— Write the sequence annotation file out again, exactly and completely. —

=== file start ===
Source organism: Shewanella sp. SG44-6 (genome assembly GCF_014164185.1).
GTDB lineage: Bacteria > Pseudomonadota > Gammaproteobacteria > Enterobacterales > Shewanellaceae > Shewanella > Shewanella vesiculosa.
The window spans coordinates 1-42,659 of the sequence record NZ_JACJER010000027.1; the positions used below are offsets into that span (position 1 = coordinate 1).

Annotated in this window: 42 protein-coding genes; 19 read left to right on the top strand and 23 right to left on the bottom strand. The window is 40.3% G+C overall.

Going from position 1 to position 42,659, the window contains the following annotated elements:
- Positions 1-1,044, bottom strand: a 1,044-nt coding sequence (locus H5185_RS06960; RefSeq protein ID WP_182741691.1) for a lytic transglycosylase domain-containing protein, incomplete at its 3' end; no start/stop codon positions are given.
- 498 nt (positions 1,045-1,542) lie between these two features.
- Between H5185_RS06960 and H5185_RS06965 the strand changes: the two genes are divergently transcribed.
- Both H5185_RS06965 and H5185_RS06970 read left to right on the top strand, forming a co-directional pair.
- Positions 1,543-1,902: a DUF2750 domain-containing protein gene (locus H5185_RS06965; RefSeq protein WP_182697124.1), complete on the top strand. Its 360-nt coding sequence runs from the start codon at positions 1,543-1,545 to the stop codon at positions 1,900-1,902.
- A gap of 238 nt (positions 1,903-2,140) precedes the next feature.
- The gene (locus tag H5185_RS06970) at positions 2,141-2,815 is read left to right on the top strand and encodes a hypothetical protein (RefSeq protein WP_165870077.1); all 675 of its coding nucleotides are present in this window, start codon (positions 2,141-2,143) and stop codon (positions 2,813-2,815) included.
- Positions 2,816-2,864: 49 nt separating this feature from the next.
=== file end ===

Source organism: Shewanella sp. SG44-6 (genome assembly GCF_014164185.1).
GTDB lineage: Bacteria > Pseudomonadota > Gammaproteobacteria > Enterobacterales > Shewanellaceae > Shewanella > Shewanella vesiculosa.
The window spans coordinates 1-42,659 of the sequence record NZ_JACJER010000027.1; the positions used below are offsets into that span (position 1 = coordinate 1).

Annotated in this window: 42 protein-coding genes; 19 read left to right on the top strand and 23 right to left on the bottom strand. The window is 40.3% G+C overall.

Going from position 1 to position 42,659, the window contains the following annotated elements:
- Positions 1-1,044, bottom strand: a 1,044-nt coding sequence (locus H5185_RS06960; RefSeq protein ID WP_182741691.1) for a lytic transglycosylase domain-containing protein, incomplete at its 3' end; no start/stop codon positions are given.
- 498 nt (positions 1,045-1,542) lie between these two features.
- Between H5185_RS06960 and H5185_RS06965 the strand changes: the two genes are divergently transcribed.
- Both H5185_RS06965 and H5185_RS06970 read left to right on the top strand, forming a co-directional pair.
- Positions 1,543-1,902: a DUF2750 domain-containing protein gene (locus H5185_RS06965; RefSeq protein WP_182697124.1), complete on the top strand. Its 360-nt coding sequence runs from the start codon at positions 1,543-1,545 to the stop codon at positions 1,900-1,902.
- A gap of 238 nt (positions 1,903-2,140) precedes the next feature.
- The gene (locus tag H5185_RS06970) at positions 2,141-2,815 is read left to right on the top strand and encodes a hypothetical protein (RefSeq protein WP_165870077.1); all 675 of its coding nucleotides are present in this window, start codon (positions 2,141-2,143) and stop codon (positions 2,813-2,815) included.
- Positions 2,816-2,864: 49 nt separating this feature from the next.